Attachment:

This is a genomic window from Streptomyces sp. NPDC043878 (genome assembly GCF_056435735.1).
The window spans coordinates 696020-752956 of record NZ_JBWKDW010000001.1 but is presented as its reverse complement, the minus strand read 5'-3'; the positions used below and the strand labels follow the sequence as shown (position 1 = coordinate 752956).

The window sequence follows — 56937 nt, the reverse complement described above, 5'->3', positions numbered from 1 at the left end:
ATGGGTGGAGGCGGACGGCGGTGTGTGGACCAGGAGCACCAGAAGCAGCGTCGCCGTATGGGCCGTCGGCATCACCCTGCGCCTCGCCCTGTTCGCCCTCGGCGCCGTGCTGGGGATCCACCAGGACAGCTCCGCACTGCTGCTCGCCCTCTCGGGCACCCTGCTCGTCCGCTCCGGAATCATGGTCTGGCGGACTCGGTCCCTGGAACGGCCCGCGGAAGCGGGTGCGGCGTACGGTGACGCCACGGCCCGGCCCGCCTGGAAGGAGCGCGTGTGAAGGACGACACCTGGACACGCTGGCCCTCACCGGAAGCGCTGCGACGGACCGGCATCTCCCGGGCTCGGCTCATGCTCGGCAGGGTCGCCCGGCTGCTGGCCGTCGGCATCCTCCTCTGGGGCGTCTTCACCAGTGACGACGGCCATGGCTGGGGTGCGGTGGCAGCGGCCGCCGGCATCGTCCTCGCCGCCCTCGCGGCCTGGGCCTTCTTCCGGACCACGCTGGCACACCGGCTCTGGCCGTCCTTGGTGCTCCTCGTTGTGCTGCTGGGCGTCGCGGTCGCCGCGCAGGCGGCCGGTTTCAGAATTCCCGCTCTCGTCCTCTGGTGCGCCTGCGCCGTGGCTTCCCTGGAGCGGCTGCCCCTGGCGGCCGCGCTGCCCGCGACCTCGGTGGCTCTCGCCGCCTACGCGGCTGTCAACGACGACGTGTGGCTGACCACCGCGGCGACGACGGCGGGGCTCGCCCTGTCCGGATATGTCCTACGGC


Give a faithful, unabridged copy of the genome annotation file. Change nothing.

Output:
This is a genomic window from Streptomyces sp. NPDC043878 (genome assembly GCF_056435735.1).
The window spans coordinates 696020-752956 of record NZ_JBWKDW010000001.1 but is presented as its reverse complement, the minus strand read 5'-3'; the positions used below and the strand labels follow the sequence as shown (position 1 = coordinate 752956).

The window sequence follows — 56937 nt, the reverse complement described above, 5'->3', positions numbered from 1 at the left end:
ATGGGTGGAGGCGGACGGCGGTGTGTGGACCAGGAGCACCAGAAGCAGCGTCGCCGTATGGGCCGTCGGCATCACCCTGCGCCTCGCCCTGTTCGCCCTCGGCGCCGTGCTGGGGATCCACCAGGACAGCTCCGCACTGCTGCTCGCCCTCTCGGGCACCCTGCTCGTCCGCTCCGGAATCATGGTCTGGCGGACTCGGTCCCTGGAACGGCCCGCGGAAGCGGGTGCGGCGTACGGTGACGCCACGGCCCGGCCCGCCTGGAAGGAGCGCGTGTGAAGGACGACACCTGGACACGCTGGCCCTCACCGGAAGCGCTGCGACGGACCGGCATCTCCCGGGCTCGGCTCATGCTCGGCAGGGTCGCCCGGCTGCTGGCCGTCGGCATCCTCCTCTGGGGCGTCTTCACCAGTGACGACGGCCATGGCTGGGGTGCGGTGGCAGCGGCCGCCGGCATCGTCCTCGCCGCCCTCGCGGCCTGGGCCTTCTTCCGGACCACGCTGGCACACCGGCTCTGGCCGTCCTTGGTGCTCCTCGTTGTGCTGCTGGGCGTCGCGGTCGCCGCGCAGGCGGCCGGTTTCAGAATTCCCGCTCTCGTCCTCTGGTGCGCCTGCGCCGTGGCTTCCCTGGAGCGGCTGCCCCTGGCGGCCGCGCTGCCCGCGACCTCGGTGGCTCTCGCCGCCTACGCGGCTGTCAACGACGACGTGTGGCTGACCACCGCGGCGACGACGGCGGGGCTCGCCCTGTCCGGATATGTCCTACGGC